The Department of Small Business Development announced recently that it was considering relief measures to assist SMEs affected by load shedding which Weber says must be "realistic and translate into financial assistance".
"We call on the government to immediately provide unconditional assistance to SMEs whose businesses are at an enormous risk of being annihilated by unending load shedding," says Weber.
Inospace owns and operates serviced industrial and logistics parks and has over 1,500 small and medium-sized enterprises which have been hardest hit by the energy crisis.
Making up more than 98% of businesses across the country, SMEs contribute 39% towards the country's GDP. According to Weber, that contribution should increase in the coming years, further cementing the importance of SMEs to the South African economy. However, these businesses are also the most vulnerable to economic upheaval and externally driven pressures.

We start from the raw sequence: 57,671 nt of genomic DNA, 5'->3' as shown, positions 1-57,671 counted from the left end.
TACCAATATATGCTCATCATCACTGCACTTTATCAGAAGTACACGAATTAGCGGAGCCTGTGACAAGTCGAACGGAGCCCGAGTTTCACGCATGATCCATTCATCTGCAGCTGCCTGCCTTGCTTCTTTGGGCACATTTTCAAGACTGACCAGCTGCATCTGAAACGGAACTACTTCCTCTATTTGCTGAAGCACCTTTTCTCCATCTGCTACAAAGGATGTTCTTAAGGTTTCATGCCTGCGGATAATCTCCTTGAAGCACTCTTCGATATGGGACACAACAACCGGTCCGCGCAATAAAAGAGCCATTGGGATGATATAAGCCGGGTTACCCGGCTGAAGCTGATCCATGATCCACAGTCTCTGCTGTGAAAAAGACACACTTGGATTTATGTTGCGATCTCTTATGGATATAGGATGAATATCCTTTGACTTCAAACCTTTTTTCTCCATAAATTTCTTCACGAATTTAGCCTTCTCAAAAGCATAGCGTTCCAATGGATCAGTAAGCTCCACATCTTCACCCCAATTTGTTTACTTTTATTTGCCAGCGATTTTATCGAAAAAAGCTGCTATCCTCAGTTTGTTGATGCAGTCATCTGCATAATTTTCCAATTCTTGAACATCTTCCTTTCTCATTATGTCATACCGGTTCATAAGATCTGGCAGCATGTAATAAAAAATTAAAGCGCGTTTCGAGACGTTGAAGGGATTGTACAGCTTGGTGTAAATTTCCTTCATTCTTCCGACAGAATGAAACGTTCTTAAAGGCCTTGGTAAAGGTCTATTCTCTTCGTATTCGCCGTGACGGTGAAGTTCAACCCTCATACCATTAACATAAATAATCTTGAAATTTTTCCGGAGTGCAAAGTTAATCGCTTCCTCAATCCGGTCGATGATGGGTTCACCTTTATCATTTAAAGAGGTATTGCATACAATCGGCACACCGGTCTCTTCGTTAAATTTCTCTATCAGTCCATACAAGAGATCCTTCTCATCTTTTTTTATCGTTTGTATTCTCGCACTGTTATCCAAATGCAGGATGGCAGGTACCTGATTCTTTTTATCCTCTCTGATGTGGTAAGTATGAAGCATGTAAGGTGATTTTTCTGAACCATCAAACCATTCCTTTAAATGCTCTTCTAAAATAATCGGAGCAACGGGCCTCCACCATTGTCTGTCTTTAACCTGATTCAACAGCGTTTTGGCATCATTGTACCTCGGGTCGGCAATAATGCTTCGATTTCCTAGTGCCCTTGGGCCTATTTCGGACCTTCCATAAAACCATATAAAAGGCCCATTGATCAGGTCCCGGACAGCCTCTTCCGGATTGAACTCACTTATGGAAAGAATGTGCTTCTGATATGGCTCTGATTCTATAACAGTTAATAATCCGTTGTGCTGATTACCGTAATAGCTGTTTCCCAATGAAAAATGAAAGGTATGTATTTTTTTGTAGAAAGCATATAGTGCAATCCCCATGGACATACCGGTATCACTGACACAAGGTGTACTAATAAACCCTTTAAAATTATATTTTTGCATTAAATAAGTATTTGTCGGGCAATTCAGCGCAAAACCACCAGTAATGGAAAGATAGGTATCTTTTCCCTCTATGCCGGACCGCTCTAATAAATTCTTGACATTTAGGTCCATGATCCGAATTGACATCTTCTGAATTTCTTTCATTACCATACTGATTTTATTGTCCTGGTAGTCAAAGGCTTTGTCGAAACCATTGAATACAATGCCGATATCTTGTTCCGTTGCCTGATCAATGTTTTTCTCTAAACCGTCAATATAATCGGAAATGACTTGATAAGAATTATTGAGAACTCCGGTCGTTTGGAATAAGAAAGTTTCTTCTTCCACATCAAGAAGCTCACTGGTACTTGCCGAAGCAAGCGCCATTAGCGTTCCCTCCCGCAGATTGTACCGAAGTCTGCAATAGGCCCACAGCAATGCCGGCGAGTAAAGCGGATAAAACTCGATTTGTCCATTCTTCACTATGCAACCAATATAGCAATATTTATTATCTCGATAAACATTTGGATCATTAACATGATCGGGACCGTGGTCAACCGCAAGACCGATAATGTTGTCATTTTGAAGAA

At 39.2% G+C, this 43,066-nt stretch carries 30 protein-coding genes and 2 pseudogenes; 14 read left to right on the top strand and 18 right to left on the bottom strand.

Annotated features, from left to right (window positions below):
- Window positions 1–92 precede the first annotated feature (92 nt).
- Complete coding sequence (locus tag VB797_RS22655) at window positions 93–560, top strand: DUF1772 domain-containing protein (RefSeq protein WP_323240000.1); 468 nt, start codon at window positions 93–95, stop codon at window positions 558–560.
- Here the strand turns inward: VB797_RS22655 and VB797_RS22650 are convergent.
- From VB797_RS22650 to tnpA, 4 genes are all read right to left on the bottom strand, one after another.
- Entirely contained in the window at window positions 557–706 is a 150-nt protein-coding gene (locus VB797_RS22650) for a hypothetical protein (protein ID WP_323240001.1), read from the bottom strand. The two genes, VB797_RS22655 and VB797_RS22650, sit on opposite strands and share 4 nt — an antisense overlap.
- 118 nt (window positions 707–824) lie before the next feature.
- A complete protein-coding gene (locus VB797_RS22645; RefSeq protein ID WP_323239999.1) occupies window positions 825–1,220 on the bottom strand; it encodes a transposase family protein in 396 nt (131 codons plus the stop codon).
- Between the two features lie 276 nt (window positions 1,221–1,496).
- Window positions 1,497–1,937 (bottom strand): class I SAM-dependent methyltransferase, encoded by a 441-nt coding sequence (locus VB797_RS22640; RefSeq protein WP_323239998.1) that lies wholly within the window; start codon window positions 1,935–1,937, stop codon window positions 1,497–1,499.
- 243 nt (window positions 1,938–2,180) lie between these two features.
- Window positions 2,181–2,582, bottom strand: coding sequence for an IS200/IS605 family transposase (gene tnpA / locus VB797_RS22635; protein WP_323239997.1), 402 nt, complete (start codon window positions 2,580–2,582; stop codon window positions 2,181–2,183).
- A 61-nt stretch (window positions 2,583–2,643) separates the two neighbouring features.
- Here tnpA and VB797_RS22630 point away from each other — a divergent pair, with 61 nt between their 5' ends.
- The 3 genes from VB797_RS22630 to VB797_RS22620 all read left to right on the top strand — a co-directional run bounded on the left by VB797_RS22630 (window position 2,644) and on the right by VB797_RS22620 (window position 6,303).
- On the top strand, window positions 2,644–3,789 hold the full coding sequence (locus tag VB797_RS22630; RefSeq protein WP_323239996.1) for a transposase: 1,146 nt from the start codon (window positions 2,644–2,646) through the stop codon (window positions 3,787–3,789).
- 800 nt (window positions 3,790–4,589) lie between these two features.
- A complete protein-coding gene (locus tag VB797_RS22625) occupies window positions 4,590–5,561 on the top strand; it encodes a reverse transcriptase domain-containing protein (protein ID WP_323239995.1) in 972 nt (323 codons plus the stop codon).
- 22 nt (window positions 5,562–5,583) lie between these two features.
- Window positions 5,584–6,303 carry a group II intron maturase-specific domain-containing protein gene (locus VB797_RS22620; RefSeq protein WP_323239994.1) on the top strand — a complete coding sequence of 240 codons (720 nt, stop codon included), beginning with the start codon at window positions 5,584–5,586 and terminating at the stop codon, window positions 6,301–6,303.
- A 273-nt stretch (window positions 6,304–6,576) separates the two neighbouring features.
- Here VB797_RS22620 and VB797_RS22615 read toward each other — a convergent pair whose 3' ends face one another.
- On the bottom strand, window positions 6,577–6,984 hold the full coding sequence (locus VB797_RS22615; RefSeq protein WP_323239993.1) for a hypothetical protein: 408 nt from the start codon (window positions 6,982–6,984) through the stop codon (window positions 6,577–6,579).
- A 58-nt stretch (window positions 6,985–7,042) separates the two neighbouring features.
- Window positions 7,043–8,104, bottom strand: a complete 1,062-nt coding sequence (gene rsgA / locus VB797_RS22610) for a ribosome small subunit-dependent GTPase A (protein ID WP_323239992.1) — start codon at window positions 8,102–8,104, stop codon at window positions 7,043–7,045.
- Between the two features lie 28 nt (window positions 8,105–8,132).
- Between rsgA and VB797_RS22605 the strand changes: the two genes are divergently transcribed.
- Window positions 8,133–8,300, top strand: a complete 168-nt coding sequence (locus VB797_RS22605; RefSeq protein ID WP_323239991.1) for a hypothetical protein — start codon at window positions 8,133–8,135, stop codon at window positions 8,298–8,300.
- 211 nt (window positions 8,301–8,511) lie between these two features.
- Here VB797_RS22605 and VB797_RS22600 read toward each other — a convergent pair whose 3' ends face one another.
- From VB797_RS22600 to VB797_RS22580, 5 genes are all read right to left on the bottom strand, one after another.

"While load shedding persists, thousands of SMEs are staring down the barrel, contemplating shedding jobs, lowering production or possibly winding up. The SME segment of the economy does not have the means to get off the grid through costly alternative power solutions," says Weber.
Inospace believes that funds and facilities must be urgently provided to relieve smaller businesses with their existing debts and payments and that government relief should assist SMEs in paying for raw materials, labour and other operational costs.
"These interventions must be structured to match the patterns of small business cash flow and the extent of the impact experienced due to the load shedding," says Weber.
The company has launched a 'Living with Load Shedding' project to help its clients minimise disruptions to their business operations, including solar and inverter options and generator advice to assist those that require emergency assistance.
"Everyone hopes that load shedding will start bottoming out and slowly easing over time. But it's unlikely there will be any relief soon. Accommodating load shedding into our business operations and strategies will be essential for at least a few years," concludes Weber.